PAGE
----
Saturday, February 19, 2005

Oh no, a teenager might actually think about sex!

From the N & O:

"Wake officials say they believe in that goal, but they don't like some of the probing questions, particularly those about sex. The questions seem to assume that high school students are sexually active, they say, and that goes against the system's abstinence-only sex education curriculum.
Of particular concern, all said, were the sequencing and wording of questions. For example, the section about sexual activity, included only on the high school questionnaire, begins with the question: "Have you ever had sexual intercourse?"

But respondents, including those who answer "No," must read seven more questions about sex, including this one: "The last time you had sexual intercourse, did you or your partner use a condom?" That question can be answered in one of three ways: "I have never had sexual intercourse," "Yes" or "No."

Those who objected to the survey say those who answered "no" to question one should be able to skip to the next section. The subsequent questions, they say, are too suggestive.

"We just didn't want to make kids read these questions over and over if the answer is 'no,' " said Kathryn Chontos, principal of Athens Drive High School and president of the Wake County Division of Principals."

A poorly worded survey? Potentially, but repeating of questions in a certain way can tease out information. For instance, if after asking a question about intercourse, one of the seven questions is about oral sex, a respondant may have answered no to the intercourse question but in the affirmative to oral sex, having drawn a distinction in their own mind between acts of sexual activity.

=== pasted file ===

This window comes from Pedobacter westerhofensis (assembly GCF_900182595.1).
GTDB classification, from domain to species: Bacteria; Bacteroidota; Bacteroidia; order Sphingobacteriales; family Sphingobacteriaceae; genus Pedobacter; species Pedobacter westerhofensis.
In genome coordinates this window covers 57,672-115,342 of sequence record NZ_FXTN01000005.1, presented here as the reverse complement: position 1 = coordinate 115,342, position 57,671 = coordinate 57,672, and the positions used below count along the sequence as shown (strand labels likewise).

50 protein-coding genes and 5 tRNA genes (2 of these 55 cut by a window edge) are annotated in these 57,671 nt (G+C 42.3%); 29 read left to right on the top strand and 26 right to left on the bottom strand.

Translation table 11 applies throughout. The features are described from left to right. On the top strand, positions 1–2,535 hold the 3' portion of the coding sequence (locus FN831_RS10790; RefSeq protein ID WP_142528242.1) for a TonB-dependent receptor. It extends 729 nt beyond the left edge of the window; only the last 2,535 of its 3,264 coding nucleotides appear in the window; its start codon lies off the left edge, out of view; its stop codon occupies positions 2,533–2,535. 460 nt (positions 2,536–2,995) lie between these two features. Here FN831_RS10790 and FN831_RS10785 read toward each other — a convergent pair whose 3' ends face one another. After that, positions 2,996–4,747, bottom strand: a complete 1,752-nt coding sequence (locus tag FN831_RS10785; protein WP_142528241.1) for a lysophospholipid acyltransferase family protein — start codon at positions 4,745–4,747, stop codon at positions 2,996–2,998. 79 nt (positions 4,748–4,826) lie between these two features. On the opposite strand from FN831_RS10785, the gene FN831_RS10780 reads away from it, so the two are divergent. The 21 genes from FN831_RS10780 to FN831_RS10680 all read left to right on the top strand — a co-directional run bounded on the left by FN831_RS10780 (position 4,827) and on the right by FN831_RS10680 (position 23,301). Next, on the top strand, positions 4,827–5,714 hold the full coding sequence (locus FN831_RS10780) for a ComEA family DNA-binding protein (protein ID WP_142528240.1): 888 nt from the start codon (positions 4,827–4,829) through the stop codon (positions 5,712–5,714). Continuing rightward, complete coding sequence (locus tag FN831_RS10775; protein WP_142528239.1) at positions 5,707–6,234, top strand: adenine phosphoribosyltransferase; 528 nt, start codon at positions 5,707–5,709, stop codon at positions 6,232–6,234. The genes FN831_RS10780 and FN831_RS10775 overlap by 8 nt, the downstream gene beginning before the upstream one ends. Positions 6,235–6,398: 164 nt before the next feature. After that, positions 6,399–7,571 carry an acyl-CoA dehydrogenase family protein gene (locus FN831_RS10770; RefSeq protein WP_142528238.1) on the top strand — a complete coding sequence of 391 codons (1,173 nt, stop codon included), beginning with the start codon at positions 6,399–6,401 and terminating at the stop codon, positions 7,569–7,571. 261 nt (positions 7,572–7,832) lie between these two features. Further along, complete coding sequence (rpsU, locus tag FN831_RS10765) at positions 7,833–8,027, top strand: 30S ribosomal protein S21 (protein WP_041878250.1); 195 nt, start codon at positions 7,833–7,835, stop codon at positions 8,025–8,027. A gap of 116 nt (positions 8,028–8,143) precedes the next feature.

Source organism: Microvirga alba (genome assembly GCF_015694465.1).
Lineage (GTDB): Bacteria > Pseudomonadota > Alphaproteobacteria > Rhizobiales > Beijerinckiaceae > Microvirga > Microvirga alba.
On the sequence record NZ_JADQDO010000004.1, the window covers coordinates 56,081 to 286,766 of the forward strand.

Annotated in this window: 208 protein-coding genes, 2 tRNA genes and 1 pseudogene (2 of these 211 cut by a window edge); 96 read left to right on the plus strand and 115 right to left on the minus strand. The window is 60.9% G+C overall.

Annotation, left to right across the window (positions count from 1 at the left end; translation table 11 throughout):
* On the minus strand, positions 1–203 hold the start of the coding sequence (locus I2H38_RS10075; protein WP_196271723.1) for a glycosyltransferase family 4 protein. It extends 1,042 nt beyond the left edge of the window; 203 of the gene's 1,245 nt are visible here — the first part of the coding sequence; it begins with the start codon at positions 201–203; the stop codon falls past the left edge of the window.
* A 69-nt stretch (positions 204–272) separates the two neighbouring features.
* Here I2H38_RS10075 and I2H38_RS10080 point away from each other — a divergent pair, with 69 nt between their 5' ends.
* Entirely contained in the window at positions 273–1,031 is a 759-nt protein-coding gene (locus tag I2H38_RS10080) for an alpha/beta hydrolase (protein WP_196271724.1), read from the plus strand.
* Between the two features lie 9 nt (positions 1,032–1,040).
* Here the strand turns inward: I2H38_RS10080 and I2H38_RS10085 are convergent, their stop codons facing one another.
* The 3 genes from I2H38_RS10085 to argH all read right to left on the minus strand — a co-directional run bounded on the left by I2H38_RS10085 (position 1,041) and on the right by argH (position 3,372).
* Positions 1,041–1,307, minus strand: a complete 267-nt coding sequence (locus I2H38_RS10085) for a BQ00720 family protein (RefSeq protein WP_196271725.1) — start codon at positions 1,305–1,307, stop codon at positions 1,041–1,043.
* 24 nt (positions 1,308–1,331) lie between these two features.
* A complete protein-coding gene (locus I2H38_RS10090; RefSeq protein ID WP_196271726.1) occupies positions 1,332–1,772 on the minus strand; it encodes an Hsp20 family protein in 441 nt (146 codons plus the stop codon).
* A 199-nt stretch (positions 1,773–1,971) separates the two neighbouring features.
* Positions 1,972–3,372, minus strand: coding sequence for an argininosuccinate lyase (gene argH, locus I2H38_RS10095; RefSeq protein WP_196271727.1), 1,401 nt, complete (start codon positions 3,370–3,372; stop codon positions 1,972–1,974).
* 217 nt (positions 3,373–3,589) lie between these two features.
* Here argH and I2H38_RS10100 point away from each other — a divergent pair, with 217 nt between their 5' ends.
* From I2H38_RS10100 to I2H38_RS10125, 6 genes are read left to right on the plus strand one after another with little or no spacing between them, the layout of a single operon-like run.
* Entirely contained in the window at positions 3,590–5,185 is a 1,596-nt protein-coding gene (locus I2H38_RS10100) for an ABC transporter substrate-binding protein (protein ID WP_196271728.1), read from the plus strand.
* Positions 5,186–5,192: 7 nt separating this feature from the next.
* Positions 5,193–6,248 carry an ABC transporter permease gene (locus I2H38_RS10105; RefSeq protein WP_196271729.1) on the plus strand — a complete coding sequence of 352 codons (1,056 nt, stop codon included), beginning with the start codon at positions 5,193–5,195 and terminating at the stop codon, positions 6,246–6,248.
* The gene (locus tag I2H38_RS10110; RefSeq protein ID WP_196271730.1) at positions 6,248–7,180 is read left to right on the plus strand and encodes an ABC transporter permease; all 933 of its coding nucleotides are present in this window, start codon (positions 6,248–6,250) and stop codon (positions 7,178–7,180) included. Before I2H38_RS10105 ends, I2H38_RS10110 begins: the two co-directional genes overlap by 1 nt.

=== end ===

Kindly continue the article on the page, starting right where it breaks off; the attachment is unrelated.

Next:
Wake County is one of the largest school systems in the country, and it's embarrassing they have an abstinence-only policy, but if that's the decision of the community, then it should be forced to stand the scrutiny of performance through surveys like this. Personally, I think they don't want their policy to face the harsh light of examination, especially given recent reports that this type of education is completely ineffectual.

The idea that these questions are suggestive is ludicrous, in an age of cable TV, Internet porno, and shock-jock radio.


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